This week, the father of a dear friend died. It wasn’t a surprise – he’d been ill for a while and there was adequate time to prepare – still, the loss is palpable. In the same week my sister’s mother-in-law was seen for chest pains and promptly ushered into open heart surgery for a quadruple bypass. She came through it fine, but the loss of expected freedom, mobility and livelihood during what is sure to be an extensive recovery (she’s in her 70’s) hits hard.
There are losses like these which are significant and permanent. They undeniably affect the person experiencing them firsthand and impact all with strong emotional attachments to that person. In these types of losses, it’s difficult if not impossible to see a silver lining.
Then there are those losses which are really wins in disguise, like my daughter’s recent loss. She’s twelve and has lost her eyeglasses AGAIN.
Mothers of kids with glasses, retainers, and similar personal health implements can relate. You spend thousands of dollars on braces, they finally come off, you spend a few hundred more on the retainers, and you think you’re done. Wrong. Retainers and glasses and sports wraps and such inevitably fall out of backpacks, are left on restaurant tables, and vanish on school buses. In my daughter’s case, she has worn glasses since the age of six and probably had at least ten pairs so far.
I’ve been at this motherhood-vision-care thing too long to freak out about another pair of lost glasses. I’ve been worn down. With calm resignation, I simply booked an appointment at the ophthalmologist. Her prescription had expired so she’d need to have an eye exam before new glasses could be ordered anyway.
Off we go to the doctor and while we’re waiting, after her eyes were dilated and before the final exam, we browse the frames, having fun selecting a style more appropriate for a soon-to-be-teen than a little girl. We discuss the possibility of and comfort level with contact lenses. We debate whether she’s responsible enough for that step yet. Finally the doctor is ready to finish things up. And at last, there in the examining room comes the verdict, and it’s a windfall.
My daughter doesn’t need glasses anymore. Her right eye, which had been growing slower than her left (thus causing a distortion in her vision) finally caught up. Through the miracles of that rapid growth and development cycle known as puberty, she literally outgrew her vision problem. (Despite all I will probably blame on puberty in the coming years, I can at least thank it for this!)
Sometimes when the universe takes things off your plate, it’s not to punish or rob or test you. Sometimes it’s simply because time is up. Or because what was taken away is no longer needed. Sometimes it’s to remind us that space and breathing room are what is more natural than cramming our lives full of to-do lists that could only be completed in a 27-hour day. Or, it might be that not only is space desirable, but required in making room for something new.
The minute my daughter lost her glasses I thought, “Here we go again, another obstacle to overcome. Another chore to deal with. More money to fork over.” (you know the song – break out the violins). I never imagined that in this loss there might be a positive side. A benefit. A gift even.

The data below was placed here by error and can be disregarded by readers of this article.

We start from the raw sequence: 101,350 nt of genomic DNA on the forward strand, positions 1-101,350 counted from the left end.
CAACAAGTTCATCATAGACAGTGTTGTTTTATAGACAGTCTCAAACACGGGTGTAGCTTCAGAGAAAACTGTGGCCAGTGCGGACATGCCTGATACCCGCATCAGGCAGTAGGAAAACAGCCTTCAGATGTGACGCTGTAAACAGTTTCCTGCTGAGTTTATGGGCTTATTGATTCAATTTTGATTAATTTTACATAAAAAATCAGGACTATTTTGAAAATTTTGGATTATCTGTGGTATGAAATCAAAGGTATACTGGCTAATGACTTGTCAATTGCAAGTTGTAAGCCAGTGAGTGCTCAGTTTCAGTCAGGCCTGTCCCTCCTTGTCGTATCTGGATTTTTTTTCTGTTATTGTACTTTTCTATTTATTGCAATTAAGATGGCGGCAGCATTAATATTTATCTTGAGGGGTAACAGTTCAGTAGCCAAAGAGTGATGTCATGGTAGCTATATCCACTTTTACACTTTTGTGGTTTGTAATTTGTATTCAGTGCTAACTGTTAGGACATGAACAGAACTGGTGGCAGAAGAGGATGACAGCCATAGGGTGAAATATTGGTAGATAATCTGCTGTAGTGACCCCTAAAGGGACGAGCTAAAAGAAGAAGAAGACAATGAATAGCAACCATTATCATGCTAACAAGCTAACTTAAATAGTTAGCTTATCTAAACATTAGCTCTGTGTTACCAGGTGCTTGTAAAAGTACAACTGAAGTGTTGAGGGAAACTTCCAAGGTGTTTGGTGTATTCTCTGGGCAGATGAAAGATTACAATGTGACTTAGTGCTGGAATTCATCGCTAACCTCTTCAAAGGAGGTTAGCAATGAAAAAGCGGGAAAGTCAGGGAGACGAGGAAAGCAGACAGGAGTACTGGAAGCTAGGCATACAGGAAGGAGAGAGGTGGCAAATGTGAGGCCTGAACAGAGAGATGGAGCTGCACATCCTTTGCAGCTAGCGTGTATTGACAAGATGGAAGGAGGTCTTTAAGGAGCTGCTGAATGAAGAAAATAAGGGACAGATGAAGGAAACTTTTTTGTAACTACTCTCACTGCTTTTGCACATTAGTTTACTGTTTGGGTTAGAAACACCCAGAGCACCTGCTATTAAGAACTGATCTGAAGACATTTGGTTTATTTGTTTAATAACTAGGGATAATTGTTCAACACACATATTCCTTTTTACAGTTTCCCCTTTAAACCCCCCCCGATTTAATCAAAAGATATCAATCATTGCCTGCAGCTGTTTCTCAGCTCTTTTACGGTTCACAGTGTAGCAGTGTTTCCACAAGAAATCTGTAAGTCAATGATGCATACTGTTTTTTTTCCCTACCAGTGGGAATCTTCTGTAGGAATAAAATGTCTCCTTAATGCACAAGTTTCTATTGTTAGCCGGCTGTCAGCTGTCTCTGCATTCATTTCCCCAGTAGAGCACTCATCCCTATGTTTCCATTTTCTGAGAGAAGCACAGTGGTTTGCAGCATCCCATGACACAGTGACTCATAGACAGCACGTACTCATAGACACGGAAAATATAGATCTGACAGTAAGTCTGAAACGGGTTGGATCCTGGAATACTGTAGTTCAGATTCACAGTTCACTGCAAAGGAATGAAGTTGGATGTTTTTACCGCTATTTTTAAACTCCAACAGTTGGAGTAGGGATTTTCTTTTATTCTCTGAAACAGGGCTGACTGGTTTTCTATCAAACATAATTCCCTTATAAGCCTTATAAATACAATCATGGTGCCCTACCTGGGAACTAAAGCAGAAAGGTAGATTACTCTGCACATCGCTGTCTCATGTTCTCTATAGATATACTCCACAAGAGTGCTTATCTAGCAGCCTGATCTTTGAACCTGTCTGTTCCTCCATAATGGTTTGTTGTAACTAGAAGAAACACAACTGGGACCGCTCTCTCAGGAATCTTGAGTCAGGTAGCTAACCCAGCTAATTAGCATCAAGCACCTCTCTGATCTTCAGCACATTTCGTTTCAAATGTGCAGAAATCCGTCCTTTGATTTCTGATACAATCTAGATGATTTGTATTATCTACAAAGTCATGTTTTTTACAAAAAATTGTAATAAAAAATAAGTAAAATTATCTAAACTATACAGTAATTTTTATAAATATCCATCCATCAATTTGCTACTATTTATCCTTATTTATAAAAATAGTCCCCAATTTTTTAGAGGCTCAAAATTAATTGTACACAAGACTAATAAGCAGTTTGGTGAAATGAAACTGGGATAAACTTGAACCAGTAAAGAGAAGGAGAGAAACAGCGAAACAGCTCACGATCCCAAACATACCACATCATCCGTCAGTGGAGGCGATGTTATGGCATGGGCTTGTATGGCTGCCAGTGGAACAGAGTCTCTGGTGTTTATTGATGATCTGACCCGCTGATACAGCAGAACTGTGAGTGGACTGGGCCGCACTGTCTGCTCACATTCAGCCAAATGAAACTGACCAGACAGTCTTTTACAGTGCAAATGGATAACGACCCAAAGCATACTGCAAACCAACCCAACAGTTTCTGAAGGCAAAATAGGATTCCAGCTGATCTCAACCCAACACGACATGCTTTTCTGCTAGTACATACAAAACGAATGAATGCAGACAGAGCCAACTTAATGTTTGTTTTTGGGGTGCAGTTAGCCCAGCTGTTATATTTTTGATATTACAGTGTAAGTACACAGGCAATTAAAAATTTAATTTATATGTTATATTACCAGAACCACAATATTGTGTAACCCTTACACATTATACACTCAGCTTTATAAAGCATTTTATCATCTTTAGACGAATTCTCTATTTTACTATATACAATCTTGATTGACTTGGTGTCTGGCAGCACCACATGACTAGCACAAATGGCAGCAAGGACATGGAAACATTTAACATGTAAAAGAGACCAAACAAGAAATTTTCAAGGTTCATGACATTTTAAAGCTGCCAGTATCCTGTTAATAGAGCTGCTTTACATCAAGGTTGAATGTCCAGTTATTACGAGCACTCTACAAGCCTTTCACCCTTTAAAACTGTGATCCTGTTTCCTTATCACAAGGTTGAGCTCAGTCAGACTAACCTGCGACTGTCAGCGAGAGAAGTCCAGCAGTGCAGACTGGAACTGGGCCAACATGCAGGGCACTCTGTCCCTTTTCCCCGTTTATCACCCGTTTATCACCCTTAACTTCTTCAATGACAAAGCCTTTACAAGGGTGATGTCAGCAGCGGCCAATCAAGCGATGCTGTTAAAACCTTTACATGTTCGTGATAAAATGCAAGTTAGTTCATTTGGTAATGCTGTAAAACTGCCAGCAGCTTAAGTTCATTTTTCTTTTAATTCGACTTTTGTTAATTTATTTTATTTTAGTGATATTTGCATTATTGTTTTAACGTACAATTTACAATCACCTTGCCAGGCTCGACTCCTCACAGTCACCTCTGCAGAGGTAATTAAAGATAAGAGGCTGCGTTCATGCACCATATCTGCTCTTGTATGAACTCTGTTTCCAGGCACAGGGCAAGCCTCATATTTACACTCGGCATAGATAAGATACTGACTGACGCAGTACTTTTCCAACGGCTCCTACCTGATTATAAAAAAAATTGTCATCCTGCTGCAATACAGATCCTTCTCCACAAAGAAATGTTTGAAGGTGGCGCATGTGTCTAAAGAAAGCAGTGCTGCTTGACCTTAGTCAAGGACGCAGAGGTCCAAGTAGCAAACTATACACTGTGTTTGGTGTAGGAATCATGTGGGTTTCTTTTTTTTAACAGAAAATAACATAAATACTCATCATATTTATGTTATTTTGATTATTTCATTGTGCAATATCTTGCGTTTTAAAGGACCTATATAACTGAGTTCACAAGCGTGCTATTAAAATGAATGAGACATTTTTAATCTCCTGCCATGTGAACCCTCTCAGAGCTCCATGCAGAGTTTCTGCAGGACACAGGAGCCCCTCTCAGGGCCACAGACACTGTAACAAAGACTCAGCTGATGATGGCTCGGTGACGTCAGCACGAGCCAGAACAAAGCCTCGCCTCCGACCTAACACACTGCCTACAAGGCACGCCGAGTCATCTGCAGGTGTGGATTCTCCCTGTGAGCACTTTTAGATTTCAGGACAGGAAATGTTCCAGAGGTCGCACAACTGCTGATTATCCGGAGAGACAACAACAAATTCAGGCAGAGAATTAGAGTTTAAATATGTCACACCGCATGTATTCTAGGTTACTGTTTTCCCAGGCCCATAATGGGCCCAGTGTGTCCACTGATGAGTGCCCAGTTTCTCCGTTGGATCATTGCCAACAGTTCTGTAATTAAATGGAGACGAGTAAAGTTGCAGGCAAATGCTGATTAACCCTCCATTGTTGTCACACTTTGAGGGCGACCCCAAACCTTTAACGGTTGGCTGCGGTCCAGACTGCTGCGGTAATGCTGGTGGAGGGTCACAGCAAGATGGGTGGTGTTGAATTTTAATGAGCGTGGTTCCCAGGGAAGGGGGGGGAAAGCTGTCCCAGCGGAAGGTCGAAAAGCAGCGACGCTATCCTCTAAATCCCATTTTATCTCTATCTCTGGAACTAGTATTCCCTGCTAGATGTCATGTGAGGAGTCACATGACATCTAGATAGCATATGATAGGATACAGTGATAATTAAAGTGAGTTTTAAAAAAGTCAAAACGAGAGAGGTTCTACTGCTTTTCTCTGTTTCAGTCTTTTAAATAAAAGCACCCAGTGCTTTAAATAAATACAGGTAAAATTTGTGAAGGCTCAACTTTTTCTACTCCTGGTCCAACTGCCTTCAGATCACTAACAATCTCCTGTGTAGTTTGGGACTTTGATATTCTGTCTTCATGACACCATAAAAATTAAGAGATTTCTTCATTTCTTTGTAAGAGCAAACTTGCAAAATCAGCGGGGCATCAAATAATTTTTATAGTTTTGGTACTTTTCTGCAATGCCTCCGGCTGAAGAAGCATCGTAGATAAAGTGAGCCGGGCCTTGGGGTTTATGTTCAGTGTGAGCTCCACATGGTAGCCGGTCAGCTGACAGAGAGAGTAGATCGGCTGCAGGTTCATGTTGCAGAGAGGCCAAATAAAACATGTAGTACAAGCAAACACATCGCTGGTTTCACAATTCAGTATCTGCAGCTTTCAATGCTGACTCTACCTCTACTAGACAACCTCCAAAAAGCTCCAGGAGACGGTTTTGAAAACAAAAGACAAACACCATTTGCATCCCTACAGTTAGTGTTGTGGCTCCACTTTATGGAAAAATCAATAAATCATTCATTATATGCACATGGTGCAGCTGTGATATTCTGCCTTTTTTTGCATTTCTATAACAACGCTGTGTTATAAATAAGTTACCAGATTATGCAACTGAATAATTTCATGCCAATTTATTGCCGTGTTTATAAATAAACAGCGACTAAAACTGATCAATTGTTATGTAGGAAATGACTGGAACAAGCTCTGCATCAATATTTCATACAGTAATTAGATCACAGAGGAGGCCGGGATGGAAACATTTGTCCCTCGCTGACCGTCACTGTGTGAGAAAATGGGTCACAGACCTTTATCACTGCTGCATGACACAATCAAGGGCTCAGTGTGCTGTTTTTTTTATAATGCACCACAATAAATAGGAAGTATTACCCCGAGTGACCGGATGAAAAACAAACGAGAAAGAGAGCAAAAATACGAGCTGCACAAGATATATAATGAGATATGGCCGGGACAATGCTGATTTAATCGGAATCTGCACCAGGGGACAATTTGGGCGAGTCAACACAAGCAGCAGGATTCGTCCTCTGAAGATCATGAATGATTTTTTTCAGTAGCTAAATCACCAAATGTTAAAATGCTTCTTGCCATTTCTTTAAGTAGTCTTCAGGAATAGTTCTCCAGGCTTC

We’re so emotionally conditioned to see loss as undesirable that we often don’t recognize there might be plenty we could lose and would even benefit from losing. Look past the obvious things you’d like to lose (that extra 20 pounds or the clutter in the garage) and the next time you experience a loss, ask yourself if it was something that was ready to be shed from your life for your benefit.
I believe Spirit always has our own best interests at heart, despite how we might see the comings and goings of life. When given the chance, the universe can take care of clearing that which is unnecessary or hindering our growth if only we go with the flow enough to allow it.
It’s at times like these – when what is lost results in gain rather expected cost – that it becomes easier to see the losses we think we can’t weather as clearly serving a big-picture purpose in our lives. Perhaps a few lost clients make way for bigger, better, and more fulfilling opportunities to come. Or a bankrupt business steers us away from what we thought we should do for a living and toward what we are passionate about doing instead. A major surgery and a month of recovery yields twenty extra years of quality life versus death as an immediate alternative.
These insights about loss apply to rejection and failure too. We take rejection as a letdown and allow it to activate fear and insecurity when instead we should see it as a guidepost that a certain path is not the one for us, and look at where the next opening truly is. We’re prone to see failures as negative and let them rob us of our power or confidence when instead we should see them as steps in a process of elimination – a stripping away of what doesn’t work in order to arrive at what does. But that’s for another post.
Today’s lesson is simple. Sometimes when you lose, you win.